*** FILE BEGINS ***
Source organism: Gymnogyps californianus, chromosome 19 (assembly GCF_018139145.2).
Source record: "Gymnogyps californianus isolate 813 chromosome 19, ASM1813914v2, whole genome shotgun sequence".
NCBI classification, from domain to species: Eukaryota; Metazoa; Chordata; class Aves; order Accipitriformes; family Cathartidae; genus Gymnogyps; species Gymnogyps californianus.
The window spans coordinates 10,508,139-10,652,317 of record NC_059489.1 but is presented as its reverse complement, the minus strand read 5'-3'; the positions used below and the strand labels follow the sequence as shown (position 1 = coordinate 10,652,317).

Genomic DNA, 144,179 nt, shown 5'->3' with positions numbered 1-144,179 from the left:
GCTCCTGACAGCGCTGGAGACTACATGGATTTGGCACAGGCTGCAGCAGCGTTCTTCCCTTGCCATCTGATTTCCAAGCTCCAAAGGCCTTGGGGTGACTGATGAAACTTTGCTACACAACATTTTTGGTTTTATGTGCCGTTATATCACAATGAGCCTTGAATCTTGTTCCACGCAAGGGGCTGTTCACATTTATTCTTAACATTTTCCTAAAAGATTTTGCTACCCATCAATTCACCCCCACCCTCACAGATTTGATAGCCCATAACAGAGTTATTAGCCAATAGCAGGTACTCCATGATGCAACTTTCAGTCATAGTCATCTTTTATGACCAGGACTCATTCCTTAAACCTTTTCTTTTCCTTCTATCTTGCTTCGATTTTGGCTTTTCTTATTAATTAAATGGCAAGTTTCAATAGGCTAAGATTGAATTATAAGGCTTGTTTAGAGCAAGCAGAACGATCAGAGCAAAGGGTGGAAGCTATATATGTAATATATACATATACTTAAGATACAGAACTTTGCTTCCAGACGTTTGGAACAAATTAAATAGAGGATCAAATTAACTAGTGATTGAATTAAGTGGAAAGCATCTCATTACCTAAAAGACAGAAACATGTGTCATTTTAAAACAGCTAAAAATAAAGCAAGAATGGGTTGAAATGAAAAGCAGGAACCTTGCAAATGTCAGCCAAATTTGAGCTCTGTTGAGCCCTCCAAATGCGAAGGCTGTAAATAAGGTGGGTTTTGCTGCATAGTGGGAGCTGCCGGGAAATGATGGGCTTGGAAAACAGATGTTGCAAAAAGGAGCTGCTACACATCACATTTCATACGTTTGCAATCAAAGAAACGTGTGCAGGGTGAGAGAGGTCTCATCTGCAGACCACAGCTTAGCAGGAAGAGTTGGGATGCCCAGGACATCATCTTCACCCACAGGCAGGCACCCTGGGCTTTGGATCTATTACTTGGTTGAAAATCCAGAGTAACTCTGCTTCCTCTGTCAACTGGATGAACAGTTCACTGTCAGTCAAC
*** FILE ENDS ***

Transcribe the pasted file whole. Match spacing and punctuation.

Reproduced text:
Source organism: Gymnogyps californianus, chromosome 19 (assembly GCF_018139145.2).
Source record: "Gymnogyps californianus isolate 813 chromosome 19, ASM1813914v2, whole genome shotgun sequence".
NCBI classification, from domain to species: Eukaryota; Metazoa; Chordata; class Aves; order Accipitriformes; family Cathartidae; genus Gymnogyps; species Gymnogyps californianus.
The window spans coordinates 10,508,139-10,652,317 of record NC_059489.1 but is presented as its reverse complement, the minus strand read 5'-3'; the positions used below and the strand labels follow the sequence as shown (position 1 = coordinate 10,652,317).

Genomic DNA, 144,179 nt, shown 5'->3' with positions numbered 1-144,179 from the left:
GCTCCTGACAGCGCTGGAGACTACATGGATTTGGCACAGGCTGCAGCAGCGTTCTTCCCTTGCCATCTGATTTCCAAGCTCCAAAGGCCTTGGGGTGACTGATGAAACTTTGCTACACAACATTTTTGGTTTTATGTGCCGTTATATCACAATGAGCCTTGAATCTTGTTCCACGCAAGGGGCTGTTCACATTTATTCTTAACATTTTCCTAAAAGATTTTGCTACCCATCAATTCACCCCCACCCTCACAGATTTGATAGCCCATAACAGAGTTATTAGCCAATAGCAGGTACTCCATGATGCAACTTTCAGTCATAGTCATCTTTTATGACCAGGACTCATTCCTTAAACCTTTTCTTTTCCTTCTATCTTGCTTCGATTTTGGCTTTTCTTATTAATTAAATGGCAAGTTTCAATAGGCTAAGATTGAATTATAAGGCTTGTTTAGAGCAAGCAGAACGATCAGAGCAAAGGGTGGAAGCTATATATGTAATATATACATATACTTAAGATACAGAACTTTGCTTCCAGACGTTTGGAACAAATTAAATAGAGGATCAAATTAACTAGTGATTGAATTAAGTGGAAAGCATCTCATTACCTAAAAGACAGAAACATGTGTCATTTTAAAACAGCTAAAAATAAAGCAAGAATGGGTTGAAATGAAAAGCAGGAACCTTGCAAATGTCAGCCAAATTTGAGCTCTGTTGAGCCCTCCAAATGCGAAGGCTGTAAATAAGGTGGGTTTTGCTGCATAGTGGGAGCTGCCGGGAAATGATGGGCTTGGAAAACAGATGTTGCAAAAAGGAGCTGCTACACATCACATTTCATACGTTTGCAATCAAAGAAACGTGTGCAGGGTGAGAGAGGTCTCATCTGCAGACCACAGCTTAGCAGGAAGAGTTGGGATGCCCAGGACATCATCTTCACCCACAGGCAGGCACCCTGGGCTTTGGATCTATTACTTGGTTGAAAATCCAGAGTAACTCTGCTTCCTCTGTCAACTGGATGAACAGTTCACTGTCAGTCAAC